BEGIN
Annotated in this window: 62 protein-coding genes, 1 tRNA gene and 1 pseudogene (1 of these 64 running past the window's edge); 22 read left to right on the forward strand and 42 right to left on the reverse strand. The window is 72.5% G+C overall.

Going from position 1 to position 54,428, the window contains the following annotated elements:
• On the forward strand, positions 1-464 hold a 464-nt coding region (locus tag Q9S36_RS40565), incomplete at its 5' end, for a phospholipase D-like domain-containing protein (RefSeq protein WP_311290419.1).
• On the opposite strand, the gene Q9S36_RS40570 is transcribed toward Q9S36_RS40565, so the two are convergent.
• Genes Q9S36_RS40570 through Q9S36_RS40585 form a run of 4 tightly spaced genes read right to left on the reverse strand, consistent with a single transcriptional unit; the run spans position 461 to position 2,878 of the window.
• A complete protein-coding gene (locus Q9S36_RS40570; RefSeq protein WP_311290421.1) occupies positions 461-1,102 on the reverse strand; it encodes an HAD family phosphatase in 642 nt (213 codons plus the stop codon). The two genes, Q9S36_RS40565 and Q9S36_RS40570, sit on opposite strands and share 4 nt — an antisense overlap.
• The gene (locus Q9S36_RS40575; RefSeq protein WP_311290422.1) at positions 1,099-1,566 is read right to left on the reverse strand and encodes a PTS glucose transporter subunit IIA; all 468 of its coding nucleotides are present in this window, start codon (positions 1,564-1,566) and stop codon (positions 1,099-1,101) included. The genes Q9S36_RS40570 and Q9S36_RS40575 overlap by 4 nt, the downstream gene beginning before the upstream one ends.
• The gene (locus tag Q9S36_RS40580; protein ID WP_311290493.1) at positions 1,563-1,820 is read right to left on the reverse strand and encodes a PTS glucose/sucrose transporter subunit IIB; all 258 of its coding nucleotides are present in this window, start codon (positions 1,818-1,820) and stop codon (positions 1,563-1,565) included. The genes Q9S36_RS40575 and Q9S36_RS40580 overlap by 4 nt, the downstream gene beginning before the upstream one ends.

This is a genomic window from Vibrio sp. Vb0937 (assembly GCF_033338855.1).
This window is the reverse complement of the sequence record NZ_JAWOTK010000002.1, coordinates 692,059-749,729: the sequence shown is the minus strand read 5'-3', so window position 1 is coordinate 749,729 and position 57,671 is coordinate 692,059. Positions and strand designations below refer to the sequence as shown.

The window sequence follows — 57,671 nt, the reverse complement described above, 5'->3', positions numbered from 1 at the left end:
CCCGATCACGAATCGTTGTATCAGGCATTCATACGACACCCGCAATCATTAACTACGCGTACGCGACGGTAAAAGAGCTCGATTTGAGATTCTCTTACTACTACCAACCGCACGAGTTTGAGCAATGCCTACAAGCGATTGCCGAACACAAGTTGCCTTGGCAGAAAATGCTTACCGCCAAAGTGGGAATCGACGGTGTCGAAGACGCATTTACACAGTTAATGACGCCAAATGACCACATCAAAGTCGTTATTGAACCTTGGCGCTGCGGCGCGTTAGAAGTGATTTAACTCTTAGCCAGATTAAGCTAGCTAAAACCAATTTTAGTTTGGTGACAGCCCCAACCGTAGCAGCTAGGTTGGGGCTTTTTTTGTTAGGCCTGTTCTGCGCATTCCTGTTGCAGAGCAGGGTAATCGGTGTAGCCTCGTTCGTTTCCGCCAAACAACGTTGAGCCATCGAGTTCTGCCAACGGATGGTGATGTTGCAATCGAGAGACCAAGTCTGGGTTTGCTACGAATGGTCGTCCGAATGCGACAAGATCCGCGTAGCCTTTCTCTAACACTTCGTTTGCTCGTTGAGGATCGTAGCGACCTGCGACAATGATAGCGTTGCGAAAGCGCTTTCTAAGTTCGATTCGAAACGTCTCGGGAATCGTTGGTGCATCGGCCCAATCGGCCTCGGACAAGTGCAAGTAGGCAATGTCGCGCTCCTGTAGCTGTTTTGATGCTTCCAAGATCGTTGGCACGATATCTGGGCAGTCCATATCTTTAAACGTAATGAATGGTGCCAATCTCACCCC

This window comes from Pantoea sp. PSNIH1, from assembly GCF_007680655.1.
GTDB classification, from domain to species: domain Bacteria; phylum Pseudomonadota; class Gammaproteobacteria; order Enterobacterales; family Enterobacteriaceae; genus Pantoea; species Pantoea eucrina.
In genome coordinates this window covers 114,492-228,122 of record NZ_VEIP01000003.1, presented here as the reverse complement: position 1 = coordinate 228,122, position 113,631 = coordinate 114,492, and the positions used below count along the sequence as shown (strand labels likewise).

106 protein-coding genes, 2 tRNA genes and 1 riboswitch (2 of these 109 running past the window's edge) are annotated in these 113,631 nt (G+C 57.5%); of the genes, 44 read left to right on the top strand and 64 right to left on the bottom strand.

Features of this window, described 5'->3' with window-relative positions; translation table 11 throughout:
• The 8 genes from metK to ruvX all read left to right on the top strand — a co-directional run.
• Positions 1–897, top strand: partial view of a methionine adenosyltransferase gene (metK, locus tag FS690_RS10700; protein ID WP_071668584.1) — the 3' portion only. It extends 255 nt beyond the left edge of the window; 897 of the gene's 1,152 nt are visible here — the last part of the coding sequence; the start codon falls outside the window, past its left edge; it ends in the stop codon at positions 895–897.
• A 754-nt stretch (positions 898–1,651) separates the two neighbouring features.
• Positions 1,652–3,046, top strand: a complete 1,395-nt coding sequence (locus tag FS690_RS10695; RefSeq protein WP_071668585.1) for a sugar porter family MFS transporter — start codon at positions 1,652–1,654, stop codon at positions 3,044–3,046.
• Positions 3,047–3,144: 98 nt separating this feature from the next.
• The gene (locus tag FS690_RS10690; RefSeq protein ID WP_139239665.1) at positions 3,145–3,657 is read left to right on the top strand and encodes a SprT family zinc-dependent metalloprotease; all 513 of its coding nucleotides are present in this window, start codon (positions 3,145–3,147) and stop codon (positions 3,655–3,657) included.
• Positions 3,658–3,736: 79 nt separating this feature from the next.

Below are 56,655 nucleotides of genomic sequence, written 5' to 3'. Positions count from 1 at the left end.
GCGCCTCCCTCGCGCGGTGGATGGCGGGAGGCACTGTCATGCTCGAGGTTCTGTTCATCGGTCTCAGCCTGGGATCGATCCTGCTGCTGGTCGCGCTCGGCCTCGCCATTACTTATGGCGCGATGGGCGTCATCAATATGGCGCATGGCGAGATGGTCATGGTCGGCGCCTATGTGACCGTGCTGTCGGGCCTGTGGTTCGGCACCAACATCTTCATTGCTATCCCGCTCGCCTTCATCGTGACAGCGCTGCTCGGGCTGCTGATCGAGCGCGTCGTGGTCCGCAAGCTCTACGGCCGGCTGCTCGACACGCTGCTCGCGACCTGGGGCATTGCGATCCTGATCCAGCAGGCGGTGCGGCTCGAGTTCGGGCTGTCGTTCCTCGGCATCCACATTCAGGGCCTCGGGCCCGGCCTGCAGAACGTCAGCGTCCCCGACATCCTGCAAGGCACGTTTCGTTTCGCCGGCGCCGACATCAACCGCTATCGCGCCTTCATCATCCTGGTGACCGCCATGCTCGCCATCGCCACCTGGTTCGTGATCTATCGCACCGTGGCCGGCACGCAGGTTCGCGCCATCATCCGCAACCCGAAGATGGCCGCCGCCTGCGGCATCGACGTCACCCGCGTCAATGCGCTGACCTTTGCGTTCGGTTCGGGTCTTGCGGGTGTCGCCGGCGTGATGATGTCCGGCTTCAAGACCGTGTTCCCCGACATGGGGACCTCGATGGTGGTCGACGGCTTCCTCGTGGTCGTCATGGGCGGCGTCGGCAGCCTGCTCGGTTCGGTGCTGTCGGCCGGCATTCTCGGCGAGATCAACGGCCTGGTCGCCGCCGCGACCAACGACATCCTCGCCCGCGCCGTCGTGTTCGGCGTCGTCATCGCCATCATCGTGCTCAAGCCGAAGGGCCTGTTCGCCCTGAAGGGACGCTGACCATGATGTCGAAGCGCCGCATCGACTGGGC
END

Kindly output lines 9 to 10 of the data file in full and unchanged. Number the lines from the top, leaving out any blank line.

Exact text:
This is a genomic window from Vibrio sp. Vb0937 (assembly GCF_033338855.1).
This window is the reverse complement of the sequence record NZ_JAWOTK010000002.1, coordinates 692,059-749,729: the sequence shown is the minus strand read 5'-3', so window position 1 is coordinate 749,729 and position 57,671 is coordinate 692,059. Positions and strand designations below refer to the sequence as shown.